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National Rugby League South Sydney Rabbitohs Owner Russell Crowe has given the club "a timely boost" by deciding he has no immediate plans to sell his stake in the club, according to Honeysett & Read of THE AUSTRALIAN. Rabbitohs Chair Nick Pappas told members at the club's annual general meeting on Sunday that the actor "had no plans to sell his stake in the short to medium term." Pappas also reaffirmed to the members that Crowe's co-Owner, Peter Holmes a Court, "had no plans to sell his stake." Crowe announced at the end of last season that he was looking to offload his 37.5% ownership share in the club to "simplify his life" (THE AUSTRALIAN, 3/5). In Sydney, Brad Walter wrote when Crowe announced in November that he was selling his stake in South Sydney, he "made it clear he was doing so in a bid to save his marriage." In reference to his split with wife Danielle Spencer, Crowe said, ''My family situation has changed. I have to address personally how busy I have made my life outside of my actual job. If I have any chance of keeping my family together, I have to simplify my life where I can.'' But with reports emerging suggesting the offer to "give up ownership of his beloved Rabbitohs may not have had the effect Crowe had hoped, he has now put any thoughts of selling on hold -- indefinitely, it seems" (SYDNEY MORNING HERALD, 3/5).
Scottish Third Division club Rangers are "preparing to launch a legal campaign to support its long-held desire to be allowed to compete in the English football," according to Roger Blitz of the FINANCIAL TIMES. Rangers CEO Charles Green said that he was "determined" to put the issue on the agenda, this time "with the threat of court action to reinforce the club's claim." Green said that resistance to the idea is "anti-competitive." He said that "he intended to put recommendations to the Rangers board," supported by opinions from three law firms, that to deny Rangers access to English football "would be in breach of European competition law" (FINANCIAL TIMES, 3/4). The SCOTSMAN reported Green believes that the Old Firm sides "would ideally play in England, with their junior sides contesting the league in Scotland." Green: "The parents would play in a different league, I believe that would be England." He cited Swansea City and Cardiff City as evidence that teams from outside England could play in the Barclays Premier League, "which is Green’s ultimate goal for Rangers" (SCOTSMAN, 3/4).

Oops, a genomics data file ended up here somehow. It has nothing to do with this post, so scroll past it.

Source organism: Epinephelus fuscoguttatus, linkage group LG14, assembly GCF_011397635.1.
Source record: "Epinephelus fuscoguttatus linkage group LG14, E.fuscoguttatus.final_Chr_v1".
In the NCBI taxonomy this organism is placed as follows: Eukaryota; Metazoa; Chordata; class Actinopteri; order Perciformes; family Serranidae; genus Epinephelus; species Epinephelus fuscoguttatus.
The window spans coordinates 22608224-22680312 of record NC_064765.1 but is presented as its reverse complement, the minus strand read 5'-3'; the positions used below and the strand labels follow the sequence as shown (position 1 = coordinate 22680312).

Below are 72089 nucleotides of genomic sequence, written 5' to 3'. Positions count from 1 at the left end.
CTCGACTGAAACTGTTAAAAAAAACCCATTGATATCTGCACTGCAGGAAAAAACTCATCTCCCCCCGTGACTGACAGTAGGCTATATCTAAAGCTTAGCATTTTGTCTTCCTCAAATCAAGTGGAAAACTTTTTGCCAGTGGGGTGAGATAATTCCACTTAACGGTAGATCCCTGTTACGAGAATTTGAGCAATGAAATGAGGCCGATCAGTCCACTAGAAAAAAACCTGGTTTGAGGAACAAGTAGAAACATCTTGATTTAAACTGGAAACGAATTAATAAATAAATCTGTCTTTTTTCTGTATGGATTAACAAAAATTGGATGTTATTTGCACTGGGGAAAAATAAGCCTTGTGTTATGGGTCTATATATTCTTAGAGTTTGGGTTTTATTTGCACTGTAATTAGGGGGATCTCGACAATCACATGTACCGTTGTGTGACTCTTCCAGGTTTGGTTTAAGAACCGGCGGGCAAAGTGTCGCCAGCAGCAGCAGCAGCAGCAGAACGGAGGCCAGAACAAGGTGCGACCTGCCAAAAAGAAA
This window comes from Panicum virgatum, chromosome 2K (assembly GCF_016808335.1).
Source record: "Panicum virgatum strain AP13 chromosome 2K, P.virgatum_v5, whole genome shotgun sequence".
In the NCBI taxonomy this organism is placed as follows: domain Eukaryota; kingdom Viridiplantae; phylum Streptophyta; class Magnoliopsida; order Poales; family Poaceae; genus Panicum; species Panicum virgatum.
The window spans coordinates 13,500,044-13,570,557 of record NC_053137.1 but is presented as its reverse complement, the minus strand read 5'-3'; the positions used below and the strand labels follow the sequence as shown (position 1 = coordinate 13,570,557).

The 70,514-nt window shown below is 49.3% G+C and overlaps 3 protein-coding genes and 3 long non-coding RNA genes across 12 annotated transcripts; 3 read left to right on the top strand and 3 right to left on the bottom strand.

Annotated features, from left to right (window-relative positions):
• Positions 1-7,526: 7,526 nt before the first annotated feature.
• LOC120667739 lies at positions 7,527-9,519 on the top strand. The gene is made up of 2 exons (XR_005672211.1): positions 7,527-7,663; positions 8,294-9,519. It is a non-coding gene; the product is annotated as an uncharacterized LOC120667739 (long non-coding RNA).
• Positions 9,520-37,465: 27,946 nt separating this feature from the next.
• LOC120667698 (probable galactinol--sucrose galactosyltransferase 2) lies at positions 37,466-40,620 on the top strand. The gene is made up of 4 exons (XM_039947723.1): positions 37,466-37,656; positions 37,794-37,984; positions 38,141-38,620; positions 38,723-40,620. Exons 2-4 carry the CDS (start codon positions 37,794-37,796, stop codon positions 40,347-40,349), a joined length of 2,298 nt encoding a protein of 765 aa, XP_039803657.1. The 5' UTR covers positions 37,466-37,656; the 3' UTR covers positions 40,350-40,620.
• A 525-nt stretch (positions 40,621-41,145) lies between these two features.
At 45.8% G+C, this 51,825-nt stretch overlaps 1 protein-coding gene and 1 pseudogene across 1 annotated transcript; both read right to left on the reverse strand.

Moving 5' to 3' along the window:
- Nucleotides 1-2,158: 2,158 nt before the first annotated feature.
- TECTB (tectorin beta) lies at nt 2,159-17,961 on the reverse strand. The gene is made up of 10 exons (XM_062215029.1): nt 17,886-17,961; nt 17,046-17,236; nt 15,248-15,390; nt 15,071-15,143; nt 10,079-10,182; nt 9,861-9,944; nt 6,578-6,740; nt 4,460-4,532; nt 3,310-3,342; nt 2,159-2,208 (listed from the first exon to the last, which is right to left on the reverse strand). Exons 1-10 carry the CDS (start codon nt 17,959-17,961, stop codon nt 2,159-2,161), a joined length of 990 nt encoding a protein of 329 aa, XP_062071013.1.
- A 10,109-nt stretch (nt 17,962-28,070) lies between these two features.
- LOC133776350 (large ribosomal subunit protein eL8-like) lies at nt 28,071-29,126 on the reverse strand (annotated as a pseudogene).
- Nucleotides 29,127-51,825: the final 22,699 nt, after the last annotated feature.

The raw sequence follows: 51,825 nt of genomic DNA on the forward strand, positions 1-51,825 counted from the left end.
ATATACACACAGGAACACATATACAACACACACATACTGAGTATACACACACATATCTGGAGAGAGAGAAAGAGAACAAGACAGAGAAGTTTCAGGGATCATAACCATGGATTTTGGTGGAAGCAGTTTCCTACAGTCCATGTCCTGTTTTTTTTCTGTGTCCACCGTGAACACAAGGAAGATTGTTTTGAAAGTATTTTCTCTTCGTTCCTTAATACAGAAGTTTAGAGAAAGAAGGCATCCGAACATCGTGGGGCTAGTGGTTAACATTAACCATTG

ALTERNATIVE ROUTE: REUTERS' Keith Weir reported Green added that the alternative for Rangers "would be a place in a cross-border European league." The idea of Glasgow's "Old Firm" clubs playing in England has been around "for a number of years and has been rejected in the past by Premier League clubs." Although bringing big crowds, it would mean a couple of English teams "risked being squeezed out of the lucrative top flight." Rangers still draw crowds of 45,000. Green added that in the short-term, a planned restructuring of Scottish football should give Rangers "a quick route back towards the top of the Scottish game" (REUTERS, 3/4).
Australian Football League club Essendon Chair David Evans has promised fans that the team "will come through their doping crisis as a stronger organisation," according to the AAP. Evans and coach James Hird "made emotional speeches on Monday night at the Bombers' season launch, thanking the players and fans for their support." The club is under a joint Australian Sports Anti-Doping Authority and AFL investigation "for supplements that the players used last season." The anti-doping investigation "is likely to take months, meaning it will hang over the Bombers for much of the season." Evans said, "I understand the way you look at me tonight, looking for reassurance our beautiful place will be okay" (AAP, 3/4).